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Many abortion supporters have been careful to condemn the actions of Kermit Gosnell, who was convicted of murder for killing babies born alive after botched abortions. Yet similar actions are legally committed everyday in our country as long as they are completed inside, rather than outside, the womb.
These late-term abortions inflict excruciating pain on the unborn child, and unfortunately are not rare occurrences. U.S. Rep. Trent Franks', R-Ariz., recently passed bill, the Pain Capable Unborn Child Protection Act (H.R. 1797), would end this inhumane practice by banning abortion past the point at which the unborn child can feel pain, at 20 weeks. The bill is headed to the Senate.
Science has shown that the unborn child can experience pain by at least 20 weeks gestation. Thus, anesthesia is regularly administered to unborn children during prenatal surgery. Leading researcher in the area of fetal pain, Dr. Kanwaljeet Anand, testified in 2004 before the District Court of Nebraska, "It is my opinion that the human fetus possesses the ability to experience pain from 20 weeks gestation, if not earlier, and the pain perceived by the fetus is possibly more intense than that perceived by term newborns or older children."
Testimony on the introduction of Franks' bill by former late-term abortionist Dr. Anthony Levatino brought home the horrifying realities of abortions performed on unborn babies who we know can feel pain. Levatino described the process of dismembering a live baby inside the womb in graphic detail. That anyone could listen to this testimony and not be moved to end this atrocious practice is beyond comprehension.
The American public overwhelmingly believes that these late-term abortion procedures should be banned. A recent Gallup poll shows that 64 percent of Americans believe abortion should be illegal during the second trimester, and 80 percent of Americans believe abortion should be banned in the third trimester. Routinely allowing pain-capable children to be aborted defies all standards of ethics and common decency.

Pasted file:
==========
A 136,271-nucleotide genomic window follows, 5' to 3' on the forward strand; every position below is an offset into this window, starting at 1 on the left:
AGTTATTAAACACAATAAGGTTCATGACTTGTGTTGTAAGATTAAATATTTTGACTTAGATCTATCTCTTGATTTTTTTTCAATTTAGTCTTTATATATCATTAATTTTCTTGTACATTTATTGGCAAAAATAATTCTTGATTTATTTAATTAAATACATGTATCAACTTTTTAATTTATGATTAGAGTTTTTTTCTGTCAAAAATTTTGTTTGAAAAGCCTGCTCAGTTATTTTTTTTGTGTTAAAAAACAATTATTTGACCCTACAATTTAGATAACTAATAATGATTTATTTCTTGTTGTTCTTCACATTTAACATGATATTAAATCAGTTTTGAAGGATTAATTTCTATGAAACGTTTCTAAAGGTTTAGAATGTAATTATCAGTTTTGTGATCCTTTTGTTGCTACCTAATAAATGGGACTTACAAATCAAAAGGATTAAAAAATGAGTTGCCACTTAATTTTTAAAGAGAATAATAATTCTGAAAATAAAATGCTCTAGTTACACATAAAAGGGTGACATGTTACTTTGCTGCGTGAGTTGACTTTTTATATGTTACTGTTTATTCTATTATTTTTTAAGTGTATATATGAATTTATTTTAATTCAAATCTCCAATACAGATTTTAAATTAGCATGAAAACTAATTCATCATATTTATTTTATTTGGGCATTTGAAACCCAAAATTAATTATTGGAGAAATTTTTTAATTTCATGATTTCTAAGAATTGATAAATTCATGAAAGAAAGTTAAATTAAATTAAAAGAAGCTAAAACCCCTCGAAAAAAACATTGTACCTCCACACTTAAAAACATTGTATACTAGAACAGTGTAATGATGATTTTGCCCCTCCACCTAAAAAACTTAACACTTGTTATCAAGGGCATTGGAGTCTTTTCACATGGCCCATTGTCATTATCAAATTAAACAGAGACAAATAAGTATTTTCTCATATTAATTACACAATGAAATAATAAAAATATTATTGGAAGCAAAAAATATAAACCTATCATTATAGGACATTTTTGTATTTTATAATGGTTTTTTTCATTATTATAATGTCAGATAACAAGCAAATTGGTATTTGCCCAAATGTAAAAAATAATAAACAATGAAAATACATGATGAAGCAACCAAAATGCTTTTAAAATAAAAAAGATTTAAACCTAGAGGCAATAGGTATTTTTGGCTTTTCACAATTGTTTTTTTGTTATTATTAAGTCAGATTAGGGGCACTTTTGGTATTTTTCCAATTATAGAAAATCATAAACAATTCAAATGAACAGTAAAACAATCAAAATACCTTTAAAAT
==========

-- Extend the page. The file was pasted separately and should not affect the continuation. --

Despite the evidence and the lessons learned by the Gosnell trial, there are members of Congress who not only refuse to take steps to protect these unborn children, but also decline even to defend their position to the public. Most recently, former Speaker Nancy Pelosi, who condemned Gosnell's actions as "reprehensible," was asked the very relevant and reasonable question, "What is the moral difference between what Dr. Gosnell did to a baby born alive at 23 weeks and aborting her moments before birth?"
Even though she was willing to address the actions of Gosnell, Pelosi acted shocked and offended at this question. She responded by first vastly misstating the effect of Franks' bill, saying that it would "make it a federal law that there would be no abortion in our country."
The former speaker is either stating all abortions occur late in pregnancy, which the pro-abortion activists deny, or she is exaggerating in such a way as to betray remarkable ignorance or deliberate falsification.
Ms. Pelosi then went on to refuse to answer the question, referenced her Catholic beliefs and ended by saying, "I don't think this should have anything to do with politics." This comment is less an artful dodge than an incoherent retreat. The conscience of the nation deserves a better response than this.
As a member of Congress, Ms. Pelosi is well aware that abortion is a political issue, whether she believes it should be or not. Abortion on demand was imposed by Roe v. Wade and is regulated by states and by Congress. Thus, it is her job to represent the people of her district and her job as minority leader to represent the Democrats in her caucus. She, like other representatives, must be held accountable to the American people for their support or opposition of legislation put before the House—including bills on abortion. Her avoidance of the issue only drives home the fact that Ms. Pelosi and her allies have no reasonable defense for opposing legislation meant to protect the most vulnerable persons among us.
Allowing pain-capable children to be dismembered in the womb is an overt violation of human dignity. In this country, of all countries, we can and must do better. We must not allow these barbaric practices to continue, and we must hold our representatives accountable in their vote for or against legislation that reflects the will of the people. The passage of H.R. 1797 in the House of Representatives is a positive first step toward ending abortion on pain-capable unborn children. We now look to the Senate to stop future Gosnells and put an end to brutal late-term abortion practices by passing legislation to protect pain-capable children.
Anna Higgins is the director of Family Research Council's Center for Human Dignity, where she focuses on sanctity of life issues, ranging from conception to end-of-life care.
For the original article, visit frc.org.
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